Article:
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Meet some of the people who’ve been driving major progress in HIV care for members of Zambia’s hard-to-reach key populations.
Five years is a very short period in the grand scheme of things. But when the right people work together toward a common goal, great things can be achieved.
Great things like reaching 738,951 people with HIV testing and counseling. And of the 10% who tested positive, getting 87% initiated on antiretroviral therapy (ART) to help treat the disease.
This is what happened in Zambia, where IntraHealth International has been working to improve HIV testing and counseling and expand access to those services in rural and underserved districts. But it would be short-sighted to talk only about the numbers.
I’d rather talk about the people who achieved these results, and the numerous initiatives they undertook to engage the community as they achieved them.
IntraHealth’s team in Zambia worked with women and babies, yes—many women become more engaged in their health the second they learn they are pregnant, as they want to ensure their babies are safe and healthy—but men are often harder to reach, more reluctant to adopt healthful behaviors or seek treatment for sickness. Go to the health facility along with wives and screaming babies and children? No thank you.
So the team had to strategize.
Raymond Havwala, the male engagement officer, used an approach called Healthy Images of Manhood to work specifically with men, teaching them in focus groups how to take care of their own health, and discussing their respective issues together in a comfortable and familiar environment. One of the men Raymond met during these meetings made a particularly striking remark:
“The HIM meetings helped me face my fears about taking an HIV test,” he said. “I got tested and I was immediately started on ART. This has helped me gain weight and better protect my family. The information about the benefits of being consistent with my treatment and the viral load suppression is the gospel I am now using to bring more men to our meetings.”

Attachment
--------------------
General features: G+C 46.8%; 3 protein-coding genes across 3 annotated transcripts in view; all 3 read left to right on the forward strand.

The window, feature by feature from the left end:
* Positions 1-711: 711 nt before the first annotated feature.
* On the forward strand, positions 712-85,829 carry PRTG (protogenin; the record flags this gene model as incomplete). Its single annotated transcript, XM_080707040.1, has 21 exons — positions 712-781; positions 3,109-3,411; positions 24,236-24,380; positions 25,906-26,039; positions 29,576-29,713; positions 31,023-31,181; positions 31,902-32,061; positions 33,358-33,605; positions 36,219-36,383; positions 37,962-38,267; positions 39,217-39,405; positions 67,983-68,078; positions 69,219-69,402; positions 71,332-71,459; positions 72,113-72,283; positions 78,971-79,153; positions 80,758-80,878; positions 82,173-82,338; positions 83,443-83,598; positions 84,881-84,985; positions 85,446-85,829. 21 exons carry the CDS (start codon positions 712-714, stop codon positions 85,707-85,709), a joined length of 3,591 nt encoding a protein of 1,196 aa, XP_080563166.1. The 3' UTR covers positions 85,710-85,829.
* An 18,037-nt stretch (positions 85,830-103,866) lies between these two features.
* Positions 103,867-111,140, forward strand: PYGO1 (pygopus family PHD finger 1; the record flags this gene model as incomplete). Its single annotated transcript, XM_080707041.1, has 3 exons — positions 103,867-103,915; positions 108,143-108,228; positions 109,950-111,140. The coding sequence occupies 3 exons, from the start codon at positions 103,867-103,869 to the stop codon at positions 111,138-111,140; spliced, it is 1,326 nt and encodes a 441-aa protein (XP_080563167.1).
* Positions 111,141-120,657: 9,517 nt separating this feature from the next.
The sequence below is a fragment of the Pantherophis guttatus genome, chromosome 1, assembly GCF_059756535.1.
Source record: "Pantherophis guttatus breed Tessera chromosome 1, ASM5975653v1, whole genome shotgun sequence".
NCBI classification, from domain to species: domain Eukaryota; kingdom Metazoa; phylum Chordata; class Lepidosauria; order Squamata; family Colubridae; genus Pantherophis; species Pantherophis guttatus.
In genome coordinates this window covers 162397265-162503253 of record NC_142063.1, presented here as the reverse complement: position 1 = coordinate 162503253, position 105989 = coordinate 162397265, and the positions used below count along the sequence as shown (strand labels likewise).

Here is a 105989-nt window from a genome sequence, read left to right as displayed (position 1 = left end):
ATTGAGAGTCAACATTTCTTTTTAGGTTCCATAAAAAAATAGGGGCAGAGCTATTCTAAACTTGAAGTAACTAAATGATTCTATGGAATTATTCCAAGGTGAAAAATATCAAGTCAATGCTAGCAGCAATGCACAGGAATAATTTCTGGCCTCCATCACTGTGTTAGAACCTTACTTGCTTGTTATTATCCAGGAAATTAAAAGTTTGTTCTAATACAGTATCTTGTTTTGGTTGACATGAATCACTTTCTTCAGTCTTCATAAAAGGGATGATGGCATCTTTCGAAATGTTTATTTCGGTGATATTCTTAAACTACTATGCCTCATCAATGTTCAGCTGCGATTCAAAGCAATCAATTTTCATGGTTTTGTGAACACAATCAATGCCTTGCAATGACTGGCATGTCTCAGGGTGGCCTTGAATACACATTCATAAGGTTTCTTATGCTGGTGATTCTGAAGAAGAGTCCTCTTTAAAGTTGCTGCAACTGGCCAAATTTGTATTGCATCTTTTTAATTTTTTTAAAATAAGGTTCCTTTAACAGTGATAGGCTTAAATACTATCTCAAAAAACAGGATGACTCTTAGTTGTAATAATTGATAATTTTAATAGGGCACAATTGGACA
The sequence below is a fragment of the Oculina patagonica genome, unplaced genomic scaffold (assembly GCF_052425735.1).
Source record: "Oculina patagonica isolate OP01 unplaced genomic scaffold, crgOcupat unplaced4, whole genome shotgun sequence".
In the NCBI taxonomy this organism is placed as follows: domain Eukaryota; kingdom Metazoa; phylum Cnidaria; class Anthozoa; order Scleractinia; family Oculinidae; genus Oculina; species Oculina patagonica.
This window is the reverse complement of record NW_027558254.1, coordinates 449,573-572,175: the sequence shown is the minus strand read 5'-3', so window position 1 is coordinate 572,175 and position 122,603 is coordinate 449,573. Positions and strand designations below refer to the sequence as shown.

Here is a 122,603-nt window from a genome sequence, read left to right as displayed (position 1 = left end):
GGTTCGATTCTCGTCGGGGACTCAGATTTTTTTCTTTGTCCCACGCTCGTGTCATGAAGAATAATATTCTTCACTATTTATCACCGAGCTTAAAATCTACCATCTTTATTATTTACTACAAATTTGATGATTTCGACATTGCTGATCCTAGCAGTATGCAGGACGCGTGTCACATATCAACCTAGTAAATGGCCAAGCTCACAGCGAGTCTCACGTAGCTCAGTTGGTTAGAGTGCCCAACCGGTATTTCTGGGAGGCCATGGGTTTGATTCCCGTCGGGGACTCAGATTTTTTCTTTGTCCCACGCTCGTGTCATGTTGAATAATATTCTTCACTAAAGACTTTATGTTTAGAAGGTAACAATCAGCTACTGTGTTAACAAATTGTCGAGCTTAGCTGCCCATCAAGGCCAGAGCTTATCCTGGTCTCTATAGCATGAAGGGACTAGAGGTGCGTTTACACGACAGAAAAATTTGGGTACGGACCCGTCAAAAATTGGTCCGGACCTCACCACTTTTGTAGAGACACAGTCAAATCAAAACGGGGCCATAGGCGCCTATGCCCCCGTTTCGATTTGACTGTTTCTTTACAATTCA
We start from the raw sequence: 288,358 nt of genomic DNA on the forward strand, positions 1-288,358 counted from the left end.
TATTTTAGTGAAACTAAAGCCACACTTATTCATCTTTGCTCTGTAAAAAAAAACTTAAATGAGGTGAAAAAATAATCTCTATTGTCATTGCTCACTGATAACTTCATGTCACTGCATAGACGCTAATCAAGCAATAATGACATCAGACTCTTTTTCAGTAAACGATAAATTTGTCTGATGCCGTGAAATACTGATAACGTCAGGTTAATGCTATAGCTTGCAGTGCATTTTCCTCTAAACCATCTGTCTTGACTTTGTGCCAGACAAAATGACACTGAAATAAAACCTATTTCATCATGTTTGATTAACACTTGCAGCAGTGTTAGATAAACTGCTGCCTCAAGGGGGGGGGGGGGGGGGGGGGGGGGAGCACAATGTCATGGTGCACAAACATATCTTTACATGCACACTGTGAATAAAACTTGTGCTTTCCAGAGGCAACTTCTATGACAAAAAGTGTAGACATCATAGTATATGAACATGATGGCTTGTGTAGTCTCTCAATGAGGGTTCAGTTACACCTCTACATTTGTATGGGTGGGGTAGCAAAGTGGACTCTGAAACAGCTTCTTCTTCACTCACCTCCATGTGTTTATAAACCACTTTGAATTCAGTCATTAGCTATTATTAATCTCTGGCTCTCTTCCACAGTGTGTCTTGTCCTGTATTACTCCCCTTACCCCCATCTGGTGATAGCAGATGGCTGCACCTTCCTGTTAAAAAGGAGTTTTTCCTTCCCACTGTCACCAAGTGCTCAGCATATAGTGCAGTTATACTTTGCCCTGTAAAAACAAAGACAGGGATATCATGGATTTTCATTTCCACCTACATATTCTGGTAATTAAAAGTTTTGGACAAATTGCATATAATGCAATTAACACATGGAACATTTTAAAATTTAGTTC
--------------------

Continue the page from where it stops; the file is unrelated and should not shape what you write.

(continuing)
The men started to look forward to these meeting and were more and more comfortable talking about health and other things. They even started to address other subjects. Gender-based violence was one dear to Raymond’s heart.
They realized how much they were hurting their partners.
“Gender-based violence is a serious problem in Zambia and is mostly perpetrated by men,” he says. “This problem was also there amongst our participants and needed to be addressed. Our Insaka meeting also revealed that most HIV-positive participants, after being tested, perpetrated violence as they accused their partners of bringing HIV into the home. This was heartbreaking for me as a gender activist. I felt the HIM approach would be a good platform for working on this with the men, and the group responded very positively to the topic. They realized how much they were hurting their partners and how their relationships broke down as a result of accusing their partners after learning their HIV-positive status. This also helped them change their perceptions and live in harmony with each other and especially manage the condition as a couple.”
Raymond received an award in the Gender and Governance Category in recognition of his outstanding contribution to promoting the empowerment of women and ending gender-based violence under the Genderlinks awards in Zambia in both 2012 and 2014. And for this work with men, he received the Men’s Excellence Award under the Government of Zambia.
No one should be left behind, so the team also worked with hard-to-reach key populations, including female sex workers, men who have sex with men, prisoners, and transgender individuals. The program was very successful—they reached almost 70,000 clients from these groups. Among them, 18% tested HIV-positive.
Members of key populations tend to engage in higher-risk behaviors. In Zambian correctional facilities, for example, HIV/tuberculosis coinfection rates are high, and driven by unprotected male-to-male sex, overcrowding, sexual violence, drug use, lack of access to HIV/TB information, and lack of access to condoms/lubricants (which are banned by the government to prevent homosexuality). And upon release, prisoners risk infecting their partners with HIV when they return home.
So once again, the staff had to get creative to reach these groups.
They trained correctional facility officers as well as inmates.
Their initial strategy was to have visiting health workers provide inmates with HIV testing, TB screening, and referrals for those who needed them to in-house ART and TB treatment services. But the inmates’ lack of trust for outsiders hindered the results. So IntraHealth Zambia started a close collaboration with the Ministry of Home Affairs, Correctional Services, to train correctional facility officers as well as inmates in psychosocial counseling. A total of 50 inmates and 50 officers were trained as lay providers to provide HIV testing services directly inside the prison. This peer-to-peer approach was a real success and had a remarkable impact on the team’s results.
You can read more about the team’s results here. But the heart of those results is people—the project staff, the health workers and officials we partner with, and the clients we serve to help end the HIV epidemic in Zambia and build a healthier future for all.
IntraHealth’s Improving and Expanding Access to and Uptake of HIV Testing and Counseling (HTC) Project was funded by the US Centers for Disease Control and Prevention.